Antigen-Specific Cytotoxic T Cells Mediate Human Fetal Pancreas Allograft Rejection in SCID-hu Mice

Matthieu Rouleau, Reiko Namikawa, Svetlana Antonenko, Nicole Carballido-Perrig, Maria Grazia Roncarolo

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Human allograft rejection was studied in SCID mice transplanted with human fetal liver and thymus tissue (SCID-hu mice). These SCID-hu mice have functional, mature T cells with a polyclonal TCR repertoire. Within 12 to 36 wk after construction, SCID-hu mice were transplanted with an HLA-mismatched human fetal pancreas. In contrast to control SCID mice transplanted with pancreas alone, cellular infiltration, induction of HLA-DR on pancreatic epithelial cells, and tissue destruction of the allogenic pancreata were observed in SCID-hu mice. In addition, human insulin was not detected in the serum of SCID-hu mice in which pancreas rejection occurred. The infiltrating cells were mainly human CD3+ T lymphocytes of thymic origin, expressing the CD45RO isoform. T cell lines and CD4+ T cell clones obtained from the rejected tissues proliferated vigorously when stimulated with EBV-transformed B cell lines of pancreas donor origin. Furthermore, the majority of these CD4+ T cell clones displayed strong allospecific cytotoxicity. In addition, CD8+ T cell clones cytotoxic for EBV-transformed B cell lines of pancreas donors were isolated. Blocking experiments with anti-HLA mAbs and panel studies with HLA-matched cell lines showed that these CD4+ and CD8+ T cell clones were specific for the HLA class II and class I molecules, respectively, expressed by the pancreas donor. These data indicate that human T lymphocytes developing in SCID-hu mice are able to mount in vivo responses against allogenic organs, resulting in tissue infiltration and rejection. In addition, they show that both CD4+- and CD8+-allospecific CTL can be isolated from rejected allogenic pancreata.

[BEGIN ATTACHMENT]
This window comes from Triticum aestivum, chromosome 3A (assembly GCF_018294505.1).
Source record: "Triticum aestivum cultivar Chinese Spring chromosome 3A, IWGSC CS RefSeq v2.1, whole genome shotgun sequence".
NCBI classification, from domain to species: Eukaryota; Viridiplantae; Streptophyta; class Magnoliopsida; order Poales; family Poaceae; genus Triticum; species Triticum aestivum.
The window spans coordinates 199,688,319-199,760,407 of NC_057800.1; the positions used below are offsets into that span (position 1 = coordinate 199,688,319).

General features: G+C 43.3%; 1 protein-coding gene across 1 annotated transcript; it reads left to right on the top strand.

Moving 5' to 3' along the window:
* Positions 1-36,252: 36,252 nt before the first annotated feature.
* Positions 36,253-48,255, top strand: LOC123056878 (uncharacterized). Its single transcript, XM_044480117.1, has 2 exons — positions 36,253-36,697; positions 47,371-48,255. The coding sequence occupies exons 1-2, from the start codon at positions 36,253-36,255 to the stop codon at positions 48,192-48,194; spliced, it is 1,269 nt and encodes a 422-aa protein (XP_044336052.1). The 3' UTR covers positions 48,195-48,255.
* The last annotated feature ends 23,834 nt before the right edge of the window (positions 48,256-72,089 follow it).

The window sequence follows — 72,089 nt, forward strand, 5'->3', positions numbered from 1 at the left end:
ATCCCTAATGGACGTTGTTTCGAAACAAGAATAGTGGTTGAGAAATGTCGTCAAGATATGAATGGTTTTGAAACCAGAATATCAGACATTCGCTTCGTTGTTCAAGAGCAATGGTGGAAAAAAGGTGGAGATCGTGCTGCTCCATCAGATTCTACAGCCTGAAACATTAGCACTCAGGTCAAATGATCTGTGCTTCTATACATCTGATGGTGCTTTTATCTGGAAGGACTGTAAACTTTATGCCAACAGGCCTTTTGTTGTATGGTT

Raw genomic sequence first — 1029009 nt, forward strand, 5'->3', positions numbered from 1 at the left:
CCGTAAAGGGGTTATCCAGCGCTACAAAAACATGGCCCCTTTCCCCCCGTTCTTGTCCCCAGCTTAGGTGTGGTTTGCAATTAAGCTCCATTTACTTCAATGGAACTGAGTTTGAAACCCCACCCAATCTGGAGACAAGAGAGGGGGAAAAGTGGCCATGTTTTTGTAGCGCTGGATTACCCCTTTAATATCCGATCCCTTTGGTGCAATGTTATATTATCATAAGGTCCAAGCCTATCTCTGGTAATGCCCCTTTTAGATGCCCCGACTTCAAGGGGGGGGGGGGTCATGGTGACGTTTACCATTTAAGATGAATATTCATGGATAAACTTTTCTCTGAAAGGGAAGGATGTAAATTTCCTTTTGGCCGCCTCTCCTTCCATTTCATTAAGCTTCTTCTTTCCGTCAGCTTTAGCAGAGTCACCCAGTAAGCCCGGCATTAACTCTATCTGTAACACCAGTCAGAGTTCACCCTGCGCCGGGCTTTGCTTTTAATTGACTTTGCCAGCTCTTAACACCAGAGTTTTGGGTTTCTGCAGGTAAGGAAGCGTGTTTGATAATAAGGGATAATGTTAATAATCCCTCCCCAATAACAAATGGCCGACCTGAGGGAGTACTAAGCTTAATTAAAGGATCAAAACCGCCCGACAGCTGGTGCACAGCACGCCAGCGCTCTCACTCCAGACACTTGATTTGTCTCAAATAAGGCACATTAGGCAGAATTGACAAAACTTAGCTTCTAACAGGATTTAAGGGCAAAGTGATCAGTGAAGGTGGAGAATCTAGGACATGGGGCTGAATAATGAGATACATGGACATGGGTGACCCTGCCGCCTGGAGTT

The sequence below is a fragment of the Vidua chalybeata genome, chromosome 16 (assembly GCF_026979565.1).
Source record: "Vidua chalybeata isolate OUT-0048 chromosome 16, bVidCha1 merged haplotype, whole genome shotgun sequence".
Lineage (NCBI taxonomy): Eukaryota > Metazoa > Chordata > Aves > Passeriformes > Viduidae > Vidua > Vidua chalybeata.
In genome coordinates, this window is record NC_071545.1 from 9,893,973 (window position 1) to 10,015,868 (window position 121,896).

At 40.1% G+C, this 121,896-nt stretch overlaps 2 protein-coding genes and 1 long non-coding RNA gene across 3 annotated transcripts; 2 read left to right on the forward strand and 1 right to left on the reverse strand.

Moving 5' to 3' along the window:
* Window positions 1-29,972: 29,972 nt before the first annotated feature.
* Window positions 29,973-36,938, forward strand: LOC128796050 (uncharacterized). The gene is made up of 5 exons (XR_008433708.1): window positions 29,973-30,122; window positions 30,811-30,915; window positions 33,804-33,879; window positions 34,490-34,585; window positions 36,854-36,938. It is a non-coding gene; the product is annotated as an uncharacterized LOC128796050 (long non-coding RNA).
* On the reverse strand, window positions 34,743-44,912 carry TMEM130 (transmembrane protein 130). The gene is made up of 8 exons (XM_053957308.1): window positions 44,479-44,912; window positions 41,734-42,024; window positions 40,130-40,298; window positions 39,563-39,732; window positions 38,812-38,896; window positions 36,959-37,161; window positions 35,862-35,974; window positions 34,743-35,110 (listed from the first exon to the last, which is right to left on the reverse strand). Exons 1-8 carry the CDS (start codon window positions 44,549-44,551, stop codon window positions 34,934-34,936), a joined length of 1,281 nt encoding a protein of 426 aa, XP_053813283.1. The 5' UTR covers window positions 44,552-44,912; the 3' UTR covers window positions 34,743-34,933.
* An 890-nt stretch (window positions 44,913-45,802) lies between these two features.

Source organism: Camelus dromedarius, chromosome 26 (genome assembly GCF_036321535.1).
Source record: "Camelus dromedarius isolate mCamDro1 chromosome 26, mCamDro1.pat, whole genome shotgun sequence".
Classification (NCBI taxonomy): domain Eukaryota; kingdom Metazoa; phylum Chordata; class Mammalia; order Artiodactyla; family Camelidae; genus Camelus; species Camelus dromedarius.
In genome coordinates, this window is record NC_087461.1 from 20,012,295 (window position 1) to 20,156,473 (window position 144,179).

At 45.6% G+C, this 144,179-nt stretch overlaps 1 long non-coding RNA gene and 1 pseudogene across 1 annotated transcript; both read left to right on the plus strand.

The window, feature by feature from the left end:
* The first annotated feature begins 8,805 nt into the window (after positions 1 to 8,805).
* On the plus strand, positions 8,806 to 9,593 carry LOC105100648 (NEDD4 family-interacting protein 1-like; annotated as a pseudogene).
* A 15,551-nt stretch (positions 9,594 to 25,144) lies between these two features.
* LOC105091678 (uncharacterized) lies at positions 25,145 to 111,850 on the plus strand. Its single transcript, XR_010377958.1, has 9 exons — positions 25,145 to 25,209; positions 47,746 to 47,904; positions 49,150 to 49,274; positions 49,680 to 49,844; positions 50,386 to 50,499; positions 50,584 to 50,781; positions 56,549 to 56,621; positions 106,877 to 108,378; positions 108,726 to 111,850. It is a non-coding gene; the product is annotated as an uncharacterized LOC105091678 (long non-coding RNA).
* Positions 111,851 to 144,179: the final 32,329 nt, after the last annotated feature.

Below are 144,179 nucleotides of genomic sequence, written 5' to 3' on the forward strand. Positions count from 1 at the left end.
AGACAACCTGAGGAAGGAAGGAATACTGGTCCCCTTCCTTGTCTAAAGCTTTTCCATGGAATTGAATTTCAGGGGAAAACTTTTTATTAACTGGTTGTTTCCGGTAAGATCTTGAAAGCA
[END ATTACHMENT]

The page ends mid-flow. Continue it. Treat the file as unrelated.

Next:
Original languageEnglish
Pages (from-to)5710-5720
Number of pages11
JournalJournal of Immunology
Issue number12
Publication statusPublished - Dec 15 1996

ASJC Scopus subject areas

  • Immunology


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